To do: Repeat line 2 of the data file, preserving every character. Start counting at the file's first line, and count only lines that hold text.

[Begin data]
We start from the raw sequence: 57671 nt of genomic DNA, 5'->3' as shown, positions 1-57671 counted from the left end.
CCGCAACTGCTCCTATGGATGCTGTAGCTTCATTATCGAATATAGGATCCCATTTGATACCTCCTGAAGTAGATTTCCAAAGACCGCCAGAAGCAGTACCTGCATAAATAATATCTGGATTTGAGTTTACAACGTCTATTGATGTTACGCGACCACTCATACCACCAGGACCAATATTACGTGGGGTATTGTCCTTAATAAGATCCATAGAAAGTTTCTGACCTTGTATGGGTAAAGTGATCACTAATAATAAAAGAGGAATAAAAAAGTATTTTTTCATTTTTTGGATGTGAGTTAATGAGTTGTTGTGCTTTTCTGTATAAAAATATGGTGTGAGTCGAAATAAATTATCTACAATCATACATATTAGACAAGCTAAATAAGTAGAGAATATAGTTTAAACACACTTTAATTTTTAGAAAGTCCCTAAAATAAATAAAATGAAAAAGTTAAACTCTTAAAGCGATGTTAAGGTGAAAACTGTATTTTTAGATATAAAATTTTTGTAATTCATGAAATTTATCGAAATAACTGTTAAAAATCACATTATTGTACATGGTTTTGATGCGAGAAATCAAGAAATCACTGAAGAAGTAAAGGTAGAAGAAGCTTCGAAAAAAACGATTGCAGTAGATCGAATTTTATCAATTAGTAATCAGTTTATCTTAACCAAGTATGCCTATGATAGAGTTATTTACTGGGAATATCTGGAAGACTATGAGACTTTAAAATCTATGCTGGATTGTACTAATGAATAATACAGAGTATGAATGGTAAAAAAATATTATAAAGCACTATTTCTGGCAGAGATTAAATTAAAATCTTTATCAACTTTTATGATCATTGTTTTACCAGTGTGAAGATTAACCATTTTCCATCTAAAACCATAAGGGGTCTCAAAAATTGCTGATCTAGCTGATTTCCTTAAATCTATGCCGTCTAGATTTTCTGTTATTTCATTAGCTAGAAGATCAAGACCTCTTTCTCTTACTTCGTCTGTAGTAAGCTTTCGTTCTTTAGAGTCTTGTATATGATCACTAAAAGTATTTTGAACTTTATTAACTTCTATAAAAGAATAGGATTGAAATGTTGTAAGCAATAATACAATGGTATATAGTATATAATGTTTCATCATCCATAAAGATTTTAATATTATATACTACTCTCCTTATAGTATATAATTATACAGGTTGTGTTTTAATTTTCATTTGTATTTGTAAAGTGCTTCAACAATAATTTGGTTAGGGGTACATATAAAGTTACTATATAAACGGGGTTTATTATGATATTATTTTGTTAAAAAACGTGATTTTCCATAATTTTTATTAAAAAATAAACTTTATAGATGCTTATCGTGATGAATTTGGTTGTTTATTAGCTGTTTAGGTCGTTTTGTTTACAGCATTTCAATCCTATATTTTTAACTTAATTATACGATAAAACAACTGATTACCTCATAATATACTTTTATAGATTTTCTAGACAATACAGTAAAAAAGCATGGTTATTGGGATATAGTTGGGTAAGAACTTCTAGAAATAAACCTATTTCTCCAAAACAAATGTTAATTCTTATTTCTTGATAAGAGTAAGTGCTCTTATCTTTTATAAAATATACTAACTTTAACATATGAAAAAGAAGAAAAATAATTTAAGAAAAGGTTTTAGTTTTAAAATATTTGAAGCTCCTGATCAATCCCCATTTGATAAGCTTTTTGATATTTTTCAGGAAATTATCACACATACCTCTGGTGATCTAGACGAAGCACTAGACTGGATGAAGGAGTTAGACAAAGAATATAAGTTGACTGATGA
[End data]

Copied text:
CCGCAACTGCTCCTATGGATGCTGTAGCTTCATTATCGAATATAGGATCCCATTTGATACCTCCTGAAGTAGATTTCCAAAGACCGCCAGAAGCAGTACCTGCATAAATAATATCTGGATTTGAGTTTACAACGTCTATTGATGTTACGCGACCACTCATACCACCAGGACCAATATTACGTGGGGTATTGTCCTTAATAAGATCCATAGAAAGTTTCTGACCTTGTATGGGTAAAGTGATCACTAATAATAAAAGAGGAATAAAAAAGTATTTTTTCATTTTTTGGATGTGAGTTAATGAGTTGTTGTGCTTTTCTGTATAAAAATATGGTGTGAGTCGAAATAAATTATCTACAATCATACATATTAGACAAGCTAAATAAGTAGAGAATATAGTTTAAACACACTTTAATTTTTAGAAAGTCCCTAAAATAAATAAAATGAAAAAGTTAAACTCTTAAAGCGATGTTAAGGTGAAAACTGTATTTTTAGATATAAAATTTTTGTAATTCATGAAATTTATCGAAATAACTGTTAAAAATCACATTATTGTACATGGTTTTGATGCGAGAAATCAAGAAATCACTGAAGAAGTAAAGGTAGAAGAAGCTTCGAAAAAAACGATTGCAGTAGATCGAATTTTATCAATTAGTAATCAGTTTATCTTAACCAAGTATGCCTATGATAGAGTTATTTACTGGGAATATCTGGAAGACTATGAGACTTTAAAATCTATGCTGGATTGTACTAATGAATAATACAGAGTATGAATGGTAAAAAAATATTATAAAGCACTATTTCTGGCAGAGATTAAATTAAAATCTTTATCAACTTTTATGATCATTGTTTTACCAGTGTGAAGATTAACCATTTTCCATCTAAAACCATAAGGGGTCTCAAAAATTGCTGATCTAGCTGATTTCCTTAAATCTATGCCGTCTAGATTTTCTGTTATTTCATTAGCTAGAAGATCAAGACCTCTTTCTCTTACTTCGTCTGTAGTAAGCTTTCGTTCTTTAGAGTCTTGTATATGATCACTAAAAGTATTTTGAACTTTATTAACTTCTATAAAAGAATAGGATTGAAATGTTGTAAGCAATAATACAATGGTATATAGTATATAATGTTTCATCATCCATAAAGATTTTAATATTATATACTACTCTCCTTATAGTATATAATTATACAGGTTGTGTTTTAATTTTCATTTGTATTTGTAAAGTGCTTCAACAATAATTTGGTTAGGGGTACATATAAAGTTACTATATAAACGGGGTTTATTATGATATTATTTTGTTAAAAAACGTGATTTTCCATAATTTTTATTAAAAAATAAACTTTATAGATGCTTATCGTGATGAATTTGGTTGTTTATTAGCTGTTTAGGTCGTTTTGTTTACAGCATTTCAATCCTATATTTTTAACTTAATTATACGATAAAACAACTGATTACCTCATAATATACTTTTATAGATTTTCTAGACAATACAGTAAAAAAGCATGGTTATTGGGATATAGTTGGGTAAGAACTTCTAGAAATAAACCTATTTCTCCAAAACAAATGTTAATTCTTATTTCTTGATAAGAGTAAGTGCTCTTATCTTTTATAAAATATACTAACTTTAACATATGAAAAAGAAGAAAAATAATTTAAGAAAAGGTTTTAGTTTTAAAATATTTGAAGCTCCTGATCAATCCCCATTTGATAAGCTTTTTGATATTTTTCAGGAAATTATCACACATACCTCTGGTGATCTAGACGAAGCACTAGACTGGATGAAGGAGTTAGACAAAGAATATAAGTTGACTGATGA